“It really, truly is a Communication Studies Department and UNCW collaborative effort to try and make a difference in our local community,” Chin says.

She typically picks three of four students from her introductory public relations course; this year she chose seniors Kelsey MacDaniel, Karina Villabos, and Taylor Waddell, as well as junior Jamie Walton. Student involvement helps expand the efforts and increase donations.

“I tell my students that everything you do when you come to class shapes your image,” Chin says. “If you think your professors aren’t talking about you, they are. We fight over those of you we think are really good.”

Planning for the event usually begins in May, with a decision-making process thought out exclusively by Chin and her selected student. Faculty and student volunteers are brought in as needed, and Chin challenges her students and exposes them to the hard work that goes into planning a fundraiser of this caliber.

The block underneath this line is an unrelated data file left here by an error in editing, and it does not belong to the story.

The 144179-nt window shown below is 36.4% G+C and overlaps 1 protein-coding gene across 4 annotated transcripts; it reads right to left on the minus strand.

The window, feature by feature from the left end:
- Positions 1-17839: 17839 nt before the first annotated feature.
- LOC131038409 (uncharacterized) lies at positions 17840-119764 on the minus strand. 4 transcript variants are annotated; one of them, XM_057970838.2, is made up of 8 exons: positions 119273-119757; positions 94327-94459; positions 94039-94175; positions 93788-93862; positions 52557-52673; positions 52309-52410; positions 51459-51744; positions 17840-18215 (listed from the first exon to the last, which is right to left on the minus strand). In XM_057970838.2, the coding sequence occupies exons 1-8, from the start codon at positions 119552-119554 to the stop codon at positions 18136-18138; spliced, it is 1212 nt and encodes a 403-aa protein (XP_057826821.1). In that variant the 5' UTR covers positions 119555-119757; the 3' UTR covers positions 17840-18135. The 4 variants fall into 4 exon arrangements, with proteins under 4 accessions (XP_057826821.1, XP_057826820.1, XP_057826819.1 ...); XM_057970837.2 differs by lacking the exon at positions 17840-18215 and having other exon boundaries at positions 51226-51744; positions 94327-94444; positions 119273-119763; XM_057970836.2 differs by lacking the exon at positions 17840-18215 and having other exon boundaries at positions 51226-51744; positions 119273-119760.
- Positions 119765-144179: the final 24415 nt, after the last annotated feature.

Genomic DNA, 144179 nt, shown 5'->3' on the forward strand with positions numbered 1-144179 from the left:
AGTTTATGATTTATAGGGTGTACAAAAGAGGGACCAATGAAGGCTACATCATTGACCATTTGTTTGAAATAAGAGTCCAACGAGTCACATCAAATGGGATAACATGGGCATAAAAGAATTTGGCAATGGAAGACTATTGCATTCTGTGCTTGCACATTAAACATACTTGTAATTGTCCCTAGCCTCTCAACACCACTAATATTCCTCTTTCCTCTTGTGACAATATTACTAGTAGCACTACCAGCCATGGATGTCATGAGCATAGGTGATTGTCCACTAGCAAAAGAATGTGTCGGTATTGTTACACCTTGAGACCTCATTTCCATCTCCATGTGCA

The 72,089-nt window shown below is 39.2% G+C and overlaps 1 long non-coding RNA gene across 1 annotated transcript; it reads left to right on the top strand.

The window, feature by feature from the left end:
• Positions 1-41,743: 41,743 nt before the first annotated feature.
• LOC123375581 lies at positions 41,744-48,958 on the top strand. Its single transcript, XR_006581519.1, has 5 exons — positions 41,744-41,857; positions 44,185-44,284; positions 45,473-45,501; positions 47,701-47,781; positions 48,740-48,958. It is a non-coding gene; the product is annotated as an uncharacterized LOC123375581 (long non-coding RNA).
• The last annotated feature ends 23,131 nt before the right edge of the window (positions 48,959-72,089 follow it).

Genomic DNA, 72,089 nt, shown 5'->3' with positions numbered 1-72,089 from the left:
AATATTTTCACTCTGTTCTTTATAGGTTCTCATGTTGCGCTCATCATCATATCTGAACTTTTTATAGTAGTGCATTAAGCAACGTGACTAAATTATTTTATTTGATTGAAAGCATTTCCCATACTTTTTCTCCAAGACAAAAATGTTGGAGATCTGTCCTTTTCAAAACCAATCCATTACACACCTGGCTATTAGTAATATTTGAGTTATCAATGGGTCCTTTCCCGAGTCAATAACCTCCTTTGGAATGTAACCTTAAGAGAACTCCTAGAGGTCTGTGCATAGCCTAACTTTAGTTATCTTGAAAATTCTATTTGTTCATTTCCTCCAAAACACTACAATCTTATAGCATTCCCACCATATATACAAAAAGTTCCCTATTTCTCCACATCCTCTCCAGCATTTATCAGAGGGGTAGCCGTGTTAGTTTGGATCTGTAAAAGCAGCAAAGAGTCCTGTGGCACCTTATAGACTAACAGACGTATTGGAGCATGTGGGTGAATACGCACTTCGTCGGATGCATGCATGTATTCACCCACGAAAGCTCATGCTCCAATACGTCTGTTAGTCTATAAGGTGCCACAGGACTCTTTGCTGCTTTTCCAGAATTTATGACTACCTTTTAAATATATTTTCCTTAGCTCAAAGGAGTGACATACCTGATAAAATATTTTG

“I chose to get involved with Rock for a Cure because I saw it as an opportunity to gain real-world experience while doing something that benefits my community,” MacDaniel says.

The Communication’s Society spends a great deal of time contacting local businesses to ask for sponsorships and donations, asking alumni for donations for the auction and raffle, selling T-shirts, putting together a bake sale, and holding fundraiser at local bar and grill (this year it was at Might as Well), and reaching out to local media outlets for coverage of the event. While event planning proves stressful at times, the result of their effort makes it all worth it. In the event’s first year, around $900 was raised. To date, they’ve raised over $27,000.

“Rock for a Cure provides a way for students, staff, parents, friends, medical practitioners, and survivors to all come together and bond in a way that’s impossible otherwise,” Bill Bolduc says, co-founder of The Schoolboys. “That makes this truly special—awareness is raised, funds are collected, fun is had. What could be better than that?”

Formed in 1998 by Bolduc and Rick Olsen, The Schoolboys have been performing at Rock for a Cure since its inception. Bolduc plays guitar, while Olsen rocks the keys, and Frank Trimble plays guitar and does vocals, along with James Hunt on drums and Bill DiNome on vocals and bass. The blues-infused, classic-rock cover band first performed together for a faculty-staff exam jam, as a sort of talent show for the students.